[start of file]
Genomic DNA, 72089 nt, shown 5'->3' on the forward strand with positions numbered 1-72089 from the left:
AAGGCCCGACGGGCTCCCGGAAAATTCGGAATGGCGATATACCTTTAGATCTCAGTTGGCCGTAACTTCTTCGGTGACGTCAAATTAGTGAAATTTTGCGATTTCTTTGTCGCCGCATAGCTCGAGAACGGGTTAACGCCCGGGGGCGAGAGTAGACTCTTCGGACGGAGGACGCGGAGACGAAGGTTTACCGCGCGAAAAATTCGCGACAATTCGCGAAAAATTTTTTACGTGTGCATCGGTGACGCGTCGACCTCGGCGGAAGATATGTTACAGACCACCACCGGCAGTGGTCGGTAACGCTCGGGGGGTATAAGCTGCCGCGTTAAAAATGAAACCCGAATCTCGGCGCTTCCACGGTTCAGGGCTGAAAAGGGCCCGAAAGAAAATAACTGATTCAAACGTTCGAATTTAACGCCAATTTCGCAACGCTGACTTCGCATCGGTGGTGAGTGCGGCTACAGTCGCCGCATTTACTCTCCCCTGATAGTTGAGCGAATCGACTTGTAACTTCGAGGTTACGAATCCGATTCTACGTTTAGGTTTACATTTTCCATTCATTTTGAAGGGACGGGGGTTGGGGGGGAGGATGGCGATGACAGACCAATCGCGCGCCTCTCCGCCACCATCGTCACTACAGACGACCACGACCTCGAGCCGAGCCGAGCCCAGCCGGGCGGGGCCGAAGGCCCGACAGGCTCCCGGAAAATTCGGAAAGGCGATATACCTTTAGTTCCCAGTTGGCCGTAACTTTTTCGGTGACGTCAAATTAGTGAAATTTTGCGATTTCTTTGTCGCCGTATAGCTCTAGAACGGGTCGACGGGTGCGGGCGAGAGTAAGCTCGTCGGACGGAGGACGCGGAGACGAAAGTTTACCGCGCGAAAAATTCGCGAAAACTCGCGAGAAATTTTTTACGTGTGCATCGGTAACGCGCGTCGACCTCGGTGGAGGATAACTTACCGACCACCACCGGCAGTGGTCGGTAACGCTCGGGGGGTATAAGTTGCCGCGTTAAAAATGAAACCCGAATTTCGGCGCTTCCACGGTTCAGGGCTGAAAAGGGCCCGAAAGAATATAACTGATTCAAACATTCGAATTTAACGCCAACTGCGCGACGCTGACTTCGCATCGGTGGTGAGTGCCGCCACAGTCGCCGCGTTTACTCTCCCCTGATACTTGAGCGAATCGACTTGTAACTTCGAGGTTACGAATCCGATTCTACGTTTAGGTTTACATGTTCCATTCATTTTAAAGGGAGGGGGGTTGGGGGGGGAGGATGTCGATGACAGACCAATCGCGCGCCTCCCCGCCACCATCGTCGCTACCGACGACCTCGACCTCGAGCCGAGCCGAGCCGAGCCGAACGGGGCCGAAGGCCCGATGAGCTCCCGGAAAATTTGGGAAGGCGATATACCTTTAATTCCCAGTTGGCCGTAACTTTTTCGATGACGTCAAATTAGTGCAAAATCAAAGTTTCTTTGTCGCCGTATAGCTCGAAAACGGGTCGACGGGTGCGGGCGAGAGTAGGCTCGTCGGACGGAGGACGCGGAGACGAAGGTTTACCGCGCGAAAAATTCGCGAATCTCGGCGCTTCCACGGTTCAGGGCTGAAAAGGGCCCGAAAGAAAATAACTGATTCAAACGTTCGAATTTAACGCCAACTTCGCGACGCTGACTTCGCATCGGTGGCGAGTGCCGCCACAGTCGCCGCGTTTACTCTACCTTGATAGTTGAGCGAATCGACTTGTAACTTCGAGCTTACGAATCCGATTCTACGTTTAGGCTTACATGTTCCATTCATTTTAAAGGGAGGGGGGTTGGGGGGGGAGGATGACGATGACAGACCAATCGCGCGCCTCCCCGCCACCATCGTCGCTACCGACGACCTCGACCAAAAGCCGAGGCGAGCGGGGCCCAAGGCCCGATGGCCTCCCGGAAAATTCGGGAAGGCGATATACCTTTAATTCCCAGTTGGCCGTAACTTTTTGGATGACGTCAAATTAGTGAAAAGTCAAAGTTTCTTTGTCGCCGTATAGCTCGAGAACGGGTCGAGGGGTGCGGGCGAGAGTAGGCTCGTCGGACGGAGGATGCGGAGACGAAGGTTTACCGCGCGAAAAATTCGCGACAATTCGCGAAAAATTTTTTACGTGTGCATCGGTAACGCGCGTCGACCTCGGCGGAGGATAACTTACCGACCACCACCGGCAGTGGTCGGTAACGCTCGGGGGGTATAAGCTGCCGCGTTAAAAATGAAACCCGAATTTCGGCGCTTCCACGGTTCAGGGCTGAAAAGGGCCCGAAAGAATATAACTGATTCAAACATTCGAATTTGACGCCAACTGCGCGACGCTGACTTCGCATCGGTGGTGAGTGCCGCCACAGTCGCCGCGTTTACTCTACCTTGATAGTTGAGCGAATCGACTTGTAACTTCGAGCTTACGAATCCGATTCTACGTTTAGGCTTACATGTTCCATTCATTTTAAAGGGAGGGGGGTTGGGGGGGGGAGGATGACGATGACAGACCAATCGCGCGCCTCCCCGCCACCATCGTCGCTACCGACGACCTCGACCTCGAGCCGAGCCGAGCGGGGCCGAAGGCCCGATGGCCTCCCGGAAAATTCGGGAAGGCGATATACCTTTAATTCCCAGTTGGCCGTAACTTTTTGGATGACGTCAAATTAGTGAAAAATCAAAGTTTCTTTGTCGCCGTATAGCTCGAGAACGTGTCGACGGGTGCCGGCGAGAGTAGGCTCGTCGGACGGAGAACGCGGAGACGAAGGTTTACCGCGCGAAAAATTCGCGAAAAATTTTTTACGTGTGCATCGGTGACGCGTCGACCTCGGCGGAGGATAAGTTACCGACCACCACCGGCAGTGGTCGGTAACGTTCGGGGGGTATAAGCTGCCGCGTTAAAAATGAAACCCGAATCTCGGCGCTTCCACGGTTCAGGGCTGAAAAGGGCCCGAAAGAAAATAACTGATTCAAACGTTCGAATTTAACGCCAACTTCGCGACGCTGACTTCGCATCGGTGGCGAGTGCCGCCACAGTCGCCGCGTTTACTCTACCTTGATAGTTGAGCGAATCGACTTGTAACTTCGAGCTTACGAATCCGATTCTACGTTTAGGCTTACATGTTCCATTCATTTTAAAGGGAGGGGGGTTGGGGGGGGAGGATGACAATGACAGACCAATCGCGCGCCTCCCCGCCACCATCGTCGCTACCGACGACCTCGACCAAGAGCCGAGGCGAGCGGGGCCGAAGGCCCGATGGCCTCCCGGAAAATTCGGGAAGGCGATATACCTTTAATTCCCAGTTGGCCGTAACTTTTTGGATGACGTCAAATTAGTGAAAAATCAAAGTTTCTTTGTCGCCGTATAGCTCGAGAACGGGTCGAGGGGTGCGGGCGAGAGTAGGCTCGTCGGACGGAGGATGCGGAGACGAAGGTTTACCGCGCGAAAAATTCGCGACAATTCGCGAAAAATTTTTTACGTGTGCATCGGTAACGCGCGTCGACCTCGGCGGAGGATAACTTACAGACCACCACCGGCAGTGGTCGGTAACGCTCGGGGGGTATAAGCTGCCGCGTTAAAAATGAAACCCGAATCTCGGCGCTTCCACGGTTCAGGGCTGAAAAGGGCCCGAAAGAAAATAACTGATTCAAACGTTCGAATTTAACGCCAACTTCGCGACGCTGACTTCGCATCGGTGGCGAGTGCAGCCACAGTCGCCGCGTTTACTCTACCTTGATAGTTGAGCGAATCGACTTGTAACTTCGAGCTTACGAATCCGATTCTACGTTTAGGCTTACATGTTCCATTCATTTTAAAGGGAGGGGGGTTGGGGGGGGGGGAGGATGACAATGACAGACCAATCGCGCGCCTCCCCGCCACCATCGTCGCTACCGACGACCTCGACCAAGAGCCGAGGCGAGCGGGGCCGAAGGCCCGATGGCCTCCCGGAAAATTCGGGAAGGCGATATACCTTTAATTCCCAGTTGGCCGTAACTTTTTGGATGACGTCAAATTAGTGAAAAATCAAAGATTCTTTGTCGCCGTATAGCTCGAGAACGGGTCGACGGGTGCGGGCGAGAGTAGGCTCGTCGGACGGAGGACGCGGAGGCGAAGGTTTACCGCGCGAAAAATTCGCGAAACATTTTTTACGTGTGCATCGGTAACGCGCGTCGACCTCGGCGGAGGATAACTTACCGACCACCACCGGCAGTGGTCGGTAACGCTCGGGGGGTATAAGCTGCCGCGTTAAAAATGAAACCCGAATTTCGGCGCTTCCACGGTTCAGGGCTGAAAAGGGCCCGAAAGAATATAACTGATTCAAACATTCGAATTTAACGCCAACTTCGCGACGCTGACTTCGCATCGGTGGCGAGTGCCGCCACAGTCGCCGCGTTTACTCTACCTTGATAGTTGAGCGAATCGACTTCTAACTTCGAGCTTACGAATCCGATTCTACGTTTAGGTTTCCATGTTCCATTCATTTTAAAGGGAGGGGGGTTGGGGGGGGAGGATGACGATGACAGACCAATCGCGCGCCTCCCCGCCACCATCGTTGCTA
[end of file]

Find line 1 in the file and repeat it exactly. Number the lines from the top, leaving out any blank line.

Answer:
Genomic DNA, 72089 nt, shown 5'->3' on the forward strand with positions numbered 1-72089 from the left: